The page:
Small Business Struggles

It's just a simple logo!
It's just a simple logo!

Over the past few weeks, we have been trying to get some promotional items with the lovely helping hands logo embroidered on them. Since our Hermit Haus business has previously purchase such items from the big online vendors, we knew that the quality of the items they provide tends to leave a bit to be desired. So we decided to buy the shirts from Lands End and have a local company embroider them. This decision provides the quality we like while supporting local businesses, a win-win.

Based on our experience so far, here are a few rules to follow if you want to avoid doing business.

Don’t Have the Equipment

Our first call was to a local tailoring and alterations business. It was a long shot, but we like her, so we wanted to give them the business if we could. Unfortunately, they don’t have the right sewing machine for the embroidery work. That’s not really surprising, since it isn’t their core business. It’s not a big deal, but it does keep them from expanding.
They did refer us to another local business that does. They just didn’t tell us that’s what they were doing.
Don’t Follow Through on Commitments
The owner of the second business actually did have the equipment and called us at 9:00 o’clock on a Saturday night (impressing us with their dedication) to say they would call on Monday to talk about the details. They didn’t. We did get an email Monday night saying they would be in touch with us on Tuesday. They weren’t. Nor did they answer when we called back the original number.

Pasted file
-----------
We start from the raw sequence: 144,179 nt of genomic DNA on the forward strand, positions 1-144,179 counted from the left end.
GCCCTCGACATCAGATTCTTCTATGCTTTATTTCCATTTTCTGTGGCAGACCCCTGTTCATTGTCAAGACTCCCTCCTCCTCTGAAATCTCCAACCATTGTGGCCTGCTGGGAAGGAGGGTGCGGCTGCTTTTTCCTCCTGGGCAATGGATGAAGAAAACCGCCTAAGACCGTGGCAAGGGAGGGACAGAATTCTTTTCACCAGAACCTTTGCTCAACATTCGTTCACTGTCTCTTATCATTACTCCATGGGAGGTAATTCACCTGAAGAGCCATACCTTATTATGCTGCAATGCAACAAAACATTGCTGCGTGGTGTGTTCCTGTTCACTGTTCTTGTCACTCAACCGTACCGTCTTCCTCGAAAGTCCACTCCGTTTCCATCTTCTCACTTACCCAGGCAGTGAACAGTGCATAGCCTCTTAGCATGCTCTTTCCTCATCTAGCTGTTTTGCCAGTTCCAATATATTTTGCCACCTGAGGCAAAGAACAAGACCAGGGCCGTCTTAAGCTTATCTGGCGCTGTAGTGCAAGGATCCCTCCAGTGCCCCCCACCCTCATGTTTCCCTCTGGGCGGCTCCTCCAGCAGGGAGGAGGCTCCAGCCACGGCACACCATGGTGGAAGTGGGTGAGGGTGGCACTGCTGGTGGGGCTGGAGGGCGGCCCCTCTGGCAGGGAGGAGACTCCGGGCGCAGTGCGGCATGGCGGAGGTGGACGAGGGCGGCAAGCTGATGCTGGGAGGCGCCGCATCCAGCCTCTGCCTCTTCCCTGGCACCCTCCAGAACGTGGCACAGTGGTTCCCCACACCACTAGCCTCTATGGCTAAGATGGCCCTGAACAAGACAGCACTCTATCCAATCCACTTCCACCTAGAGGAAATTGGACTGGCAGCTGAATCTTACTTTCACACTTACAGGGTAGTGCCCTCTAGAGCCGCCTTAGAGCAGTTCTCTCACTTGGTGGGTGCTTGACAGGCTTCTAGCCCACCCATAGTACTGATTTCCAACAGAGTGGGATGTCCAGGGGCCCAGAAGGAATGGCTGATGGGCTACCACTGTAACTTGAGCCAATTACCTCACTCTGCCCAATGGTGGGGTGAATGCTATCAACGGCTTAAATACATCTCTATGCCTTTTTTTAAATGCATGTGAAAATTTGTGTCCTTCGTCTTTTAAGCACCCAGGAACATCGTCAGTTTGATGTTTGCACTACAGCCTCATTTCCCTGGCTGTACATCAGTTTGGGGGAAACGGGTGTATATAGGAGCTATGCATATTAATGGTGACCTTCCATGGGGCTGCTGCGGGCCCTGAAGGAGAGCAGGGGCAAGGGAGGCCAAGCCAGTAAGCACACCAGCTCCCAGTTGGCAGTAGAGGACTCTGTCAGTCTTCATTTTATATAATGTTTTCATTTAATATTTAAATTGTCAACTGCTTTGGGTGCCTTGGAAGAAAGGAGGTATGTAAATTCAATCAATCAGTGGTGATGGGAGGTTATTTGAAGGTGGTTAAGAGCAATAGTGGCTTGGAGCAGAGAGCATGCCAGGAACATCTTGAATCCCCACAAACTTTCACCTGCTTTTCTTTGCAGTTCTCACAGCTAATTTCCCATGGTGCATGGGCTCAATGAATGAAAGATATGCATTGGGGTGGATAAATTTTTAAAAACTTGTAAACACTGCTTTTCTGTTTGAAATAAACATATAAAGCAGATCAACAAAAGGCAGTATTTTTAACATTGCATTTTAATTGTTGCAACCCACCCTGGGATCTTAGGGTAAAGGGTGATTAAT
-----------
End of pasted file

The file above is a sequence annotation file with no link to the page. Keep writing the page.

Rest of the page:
Don’t Provide Contact Information
We then set about looking for another local business to do the work for us. We found a Facebook page for one with no phone number and no email listed. See the previous “rule” and guess what happened to our FaBoo messages. How are you going to get new business if you make it impossible for your customers to contact you? You don’t have to answer the phone yourself, but somebody needs to.
Don’t Have a Physical Location
Now you may think that brick and mortar operations are passé. It so, why did Amazon buy Whole Foods? Why does Google have so many offices throughout the country for Google Fiber and their other marketing ventures. No, if you’re going to have to interact with your customers—especially if you rely on local customers—you need a place to do it.

The result of all this is the Hearts leadership team is going to our first industry event without clothing to identify us to potential customers and referral sources. Sigh. Anybody have a Sharpie?